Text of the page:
Since thousands of Hollywood writers fired their agents in April in protest over packaging and other industry practices, it has been an open secret that some writers have quietly continued to work with their agents — against the rules of their union. Now, the Writers Guild of America is trying to crack down on that practice.
At recent meetings, the guild asked union captains and screenwriters for the names of scribes who are still working with agencies that have not signed deals with the WGA, according to a person familiar with the meetings who was not authorized to comment.
Such deals have been signed with more than 80 small and mid-tier agencies but none of the larger firms, including William Morris Endeavor, Creative Artists Agency, United Talent Agency, ICM Partners and Paradigm Talent Agency, have agreed to the WGA’s terms.
A WGA spokesman said the guild’s staff and leadership “meet regularly with captains and writers to discuss guild matters, including issues related to the agency campaign.” He referred to an email WGA West President David Goodman sent to members Friday afternoon.
In his note, Goodman said that the WGA had held “substantive talks” with four of the five major talent agencies about resolving their months-long dispute. He also signaled that the union was investigating reports about writers who have allegedly gone back to agents who haven’t been approved by the WGA.
“We have looked into a few reports that turned out to be without merit, which is why confidentiality is so important,” Goodman wrote to the union’s members. “But we continue to investigate other reports, and for any writers breaking the rules there must and will be accountability.”
He added: “We know that some agents are harassing former clients to work with them in secret under the false premise that ‘everyone else has come back.’”
The investigation begins with outreach by a union committee, Goodman said in his email.
Scrutinizing its own members is a delicate task for the union and could inflame tensions with dissidents, who’ve criticized the guild’s handling of the agency standoff. However, Goodman, who was easily re-elected to another term last fall, enjoys strong support among members.
The larger agencies that are part of the Assn. of Talent Agents so far haven’t agreed to the WGA’s terms, which call for an end to the collection of packaging fees, money that an agency collects from studios when it pulls together talent for projects, and agencies owning or being affiliated with production companies. The union contends these practices create conflicts of interests that hurt writers. Agencies say they can manage conflicts and that writers benefit from packaging because they do not pay the typical commission fee.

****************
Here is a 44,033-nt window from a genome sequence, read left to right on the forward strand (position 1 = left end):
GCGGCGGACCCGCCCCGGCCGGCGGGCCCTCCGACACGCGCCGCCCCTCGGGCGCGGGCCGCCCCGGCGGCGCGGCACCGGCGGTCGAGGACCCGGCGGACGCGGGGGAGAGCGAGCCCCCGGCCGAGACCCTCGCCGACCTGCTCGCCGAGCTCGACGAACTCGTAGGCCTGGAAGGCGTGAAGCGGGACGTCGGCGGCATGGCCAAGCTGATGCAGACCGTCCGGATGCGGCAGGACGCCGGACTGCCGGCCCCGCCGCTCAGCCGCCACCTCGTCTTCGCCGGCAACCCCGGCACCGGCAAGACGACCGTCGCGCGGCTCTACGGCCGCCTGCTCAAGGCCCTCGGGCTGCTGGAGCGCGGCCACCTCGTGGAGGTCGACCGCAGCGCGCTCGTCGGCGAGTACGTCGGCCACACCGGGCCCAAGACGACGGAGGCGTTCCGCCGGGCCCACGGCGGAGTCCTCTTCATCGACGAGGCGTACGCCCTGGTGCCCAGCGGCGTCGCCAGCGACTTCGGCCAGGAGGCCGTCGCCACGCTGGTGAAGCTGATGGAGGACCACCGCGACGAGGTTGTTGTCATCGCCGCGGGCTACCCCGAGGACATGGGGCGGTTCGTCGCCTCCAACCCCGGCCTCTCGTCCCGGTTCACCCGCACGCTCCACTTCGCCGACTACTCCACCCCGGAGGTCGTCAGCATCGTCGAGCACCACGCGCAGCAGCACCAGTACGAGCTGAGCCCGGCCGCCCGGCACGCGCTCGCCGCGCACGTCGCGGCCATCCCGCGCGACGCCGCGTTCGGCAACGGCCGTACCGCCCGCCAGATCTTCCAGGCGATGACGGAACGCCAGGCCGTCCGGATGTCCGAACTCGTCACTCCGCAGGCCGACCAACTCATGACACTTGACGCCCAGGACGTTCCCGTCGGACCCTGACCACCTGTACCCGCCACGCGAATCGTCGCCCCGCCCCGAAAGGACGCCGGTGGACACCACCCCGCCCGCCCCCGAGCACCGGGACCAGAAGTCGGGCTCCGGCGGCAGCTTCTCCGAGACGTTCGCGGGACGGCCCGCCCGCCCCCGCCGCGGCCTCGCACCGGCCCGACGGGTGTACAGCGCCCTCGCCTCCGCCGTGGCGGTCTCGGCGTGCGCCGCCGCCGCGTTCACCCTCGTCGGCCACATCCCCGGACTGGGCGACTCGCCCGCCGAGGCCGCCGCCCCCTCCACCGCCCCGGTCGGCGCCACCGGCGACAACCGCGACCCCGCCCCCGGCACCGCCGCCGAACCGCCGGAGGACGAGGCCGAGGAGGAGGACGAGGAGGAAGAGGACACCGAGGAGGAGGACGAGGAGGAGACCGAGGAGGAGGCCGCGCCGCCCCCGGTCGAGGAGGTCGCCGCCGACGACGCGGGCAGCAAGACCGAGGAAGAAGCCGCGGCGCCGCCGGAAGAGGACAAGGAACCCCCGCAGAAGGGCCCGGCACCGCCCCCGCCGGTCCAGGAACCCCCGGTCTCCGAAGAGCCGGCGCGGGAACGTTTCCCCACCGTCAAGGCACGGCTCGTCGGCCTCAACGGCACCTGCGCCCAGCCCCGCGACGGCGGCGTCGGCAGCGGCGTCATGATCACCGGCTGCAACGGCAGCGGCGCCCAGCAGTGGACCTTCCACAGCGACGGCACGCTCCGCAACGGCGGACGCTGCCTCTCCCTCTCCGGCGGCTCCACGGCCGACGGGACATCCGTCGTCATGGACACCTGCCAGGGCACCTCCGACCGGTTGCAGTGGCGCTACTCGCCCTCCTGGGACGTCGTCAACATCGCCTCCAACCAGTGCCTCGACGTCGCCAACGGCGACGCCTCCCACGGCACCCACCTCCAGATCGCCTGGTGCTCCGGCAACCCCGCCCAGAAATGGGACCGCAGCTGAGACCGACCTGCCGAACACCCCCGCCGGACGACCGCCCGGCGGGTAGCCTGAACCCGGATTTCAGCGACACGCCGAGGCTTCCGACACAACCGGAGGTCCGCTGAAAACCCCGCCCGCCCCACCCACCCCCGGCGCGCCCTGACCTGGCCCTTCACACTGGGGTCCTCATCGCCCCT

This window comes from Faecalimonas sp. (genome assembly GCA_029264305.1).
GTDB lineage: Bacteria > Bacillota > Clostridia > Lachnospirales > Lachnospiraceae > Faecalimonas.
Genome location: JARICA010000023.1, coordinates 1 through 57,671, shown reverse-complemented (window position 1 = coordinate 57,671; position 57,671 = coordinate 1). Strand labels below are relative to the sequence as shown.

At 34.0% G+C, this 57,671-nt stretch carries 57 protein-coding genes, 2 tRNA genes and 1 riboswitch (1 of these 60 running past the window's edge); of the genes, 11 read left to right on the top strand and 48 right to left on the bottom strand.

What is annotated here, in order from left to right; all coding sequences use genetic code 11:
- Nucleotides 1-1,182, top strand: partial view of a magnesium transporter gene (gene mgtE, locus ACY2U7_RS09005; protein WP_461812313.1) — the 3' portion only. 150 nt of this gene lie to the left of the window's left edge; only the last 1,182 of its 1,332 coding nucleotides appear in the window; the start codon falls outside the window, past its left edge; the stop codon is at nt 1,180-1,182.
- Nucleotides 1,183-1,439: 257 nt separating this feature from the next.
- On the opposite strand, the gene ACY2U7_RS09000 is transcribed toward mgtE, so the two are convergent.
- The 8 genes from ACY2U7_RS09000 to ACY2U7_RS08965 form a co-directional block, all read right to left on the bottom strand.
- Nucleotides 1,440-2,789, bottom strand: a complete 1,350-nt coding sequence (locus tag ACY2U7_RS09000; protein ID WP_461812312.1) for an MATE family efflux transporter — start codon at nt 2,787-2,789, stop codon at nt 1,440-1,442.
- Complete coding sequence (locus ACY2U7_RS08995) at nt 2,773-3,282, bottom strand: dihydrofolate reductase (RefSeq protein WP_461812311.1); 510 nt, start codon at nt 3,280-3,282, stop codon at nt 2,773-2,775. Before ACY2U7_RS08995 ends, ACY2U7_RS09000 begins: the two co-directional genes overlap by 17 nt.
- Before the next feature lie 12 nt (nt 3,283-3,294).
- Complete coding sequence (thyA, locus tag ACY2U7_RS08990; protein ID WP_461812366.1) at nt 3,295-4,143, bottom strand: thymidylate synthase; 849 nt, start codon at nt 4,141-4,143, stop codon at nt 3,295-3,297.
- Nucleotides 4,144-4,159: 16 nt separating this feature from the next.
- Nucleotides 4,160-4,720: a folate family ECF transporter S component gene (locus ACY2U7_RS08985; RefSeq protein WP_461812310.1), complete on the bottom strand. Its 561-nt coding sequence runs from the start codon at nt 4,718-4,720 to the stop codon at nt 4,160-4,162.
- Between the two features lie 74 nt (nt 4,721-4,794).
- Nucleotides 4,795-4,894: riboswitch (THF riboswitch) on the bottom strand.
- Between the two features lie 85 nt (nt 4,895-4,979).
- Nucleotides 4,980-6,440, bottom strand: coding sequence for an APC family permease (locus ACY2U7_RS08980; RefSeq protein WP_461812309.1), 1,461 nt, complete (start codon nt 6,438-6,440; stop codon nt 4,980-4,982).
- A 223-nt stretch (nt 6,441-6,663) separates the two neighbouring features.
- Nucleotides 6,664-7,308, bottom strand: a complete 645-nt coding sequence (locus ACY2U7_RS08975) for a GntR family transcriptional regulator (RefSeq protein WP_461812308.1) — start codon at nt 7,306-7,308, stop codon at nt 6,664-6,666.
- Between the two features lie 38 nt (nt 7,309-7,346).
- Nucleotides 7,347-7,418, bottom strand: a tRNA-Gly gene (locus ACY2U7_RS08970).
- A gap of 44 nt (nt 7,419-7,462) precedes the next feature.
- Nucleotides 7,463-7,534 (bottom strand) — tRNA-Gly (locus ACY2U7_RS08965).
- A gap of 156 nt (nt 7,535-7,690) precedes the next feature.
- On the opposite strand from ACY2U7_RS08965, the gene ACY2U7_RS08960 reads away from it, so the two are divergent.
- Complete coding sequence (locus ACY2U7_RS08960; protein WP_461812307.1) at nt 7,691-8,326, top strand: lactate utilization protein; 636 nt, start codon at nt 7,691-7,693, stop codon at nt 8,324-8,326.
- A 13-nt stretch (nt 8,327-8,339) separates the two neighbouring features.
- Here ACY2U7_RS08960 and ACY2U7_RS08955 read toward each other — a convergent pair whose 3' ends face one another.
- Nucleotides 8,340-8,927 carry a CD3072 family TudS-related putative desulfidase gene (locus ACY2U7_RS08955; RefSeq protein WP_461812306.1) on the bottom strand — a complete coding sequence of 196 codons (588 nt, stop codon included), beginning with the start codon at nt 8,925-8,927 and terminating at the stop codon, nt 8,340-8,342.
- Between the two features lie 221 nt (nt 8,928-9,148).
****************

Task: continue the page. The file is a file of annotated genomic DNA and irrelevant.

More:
A source close to the big four agencies said they are not engaging in negotiations with the WGA.
WME in a statement also denied having “substantive conversations” with the union.
“We wish there was a resolution to this dispute, but we need a willing negotiation partner to find one,” the agency said.
Bypassing the ATA, the WGA has negotiated individual deals with small and mid-tier talent agencies. Some of these deals have given agencies the option of phasing out packaging and letting them own up to 5% in an affiliated production company.
Writers are expected to either work with the small or mid-tier agencies that have signed deals with the WGA, or they can seek the help of managers or attorneys to help them negotiate deals.
Meanwhile, the WGA remains locked in a federal lawsuit with several large talent agencies that have accused the WGA of holding an illegal boycott. That trial could begin in March 2021. The WGA in turn has counter sued the agencies, saying that packaging fees violate anti-trust laws.
Later this year, the WGA will also enter into negotiations with major studios. One of the demands the union is seeking is for the studios to not work with non-WGA affiliated talent agencies. Some studios are making preparations in the event of a potential writers strike.
Goodman in his note to members said he believes the dispute with the agencies has made the guild’s position stronger. He said overall compensation for writers is higher and so is employment.
“The companies have seen another powerful example of the Guild’s unity and sense of purpose in protecting the well-being of writers,” Goodman said. “There is no doubt it has made us stronger.”
Times Staff Writer Stacy Perman contributed to this report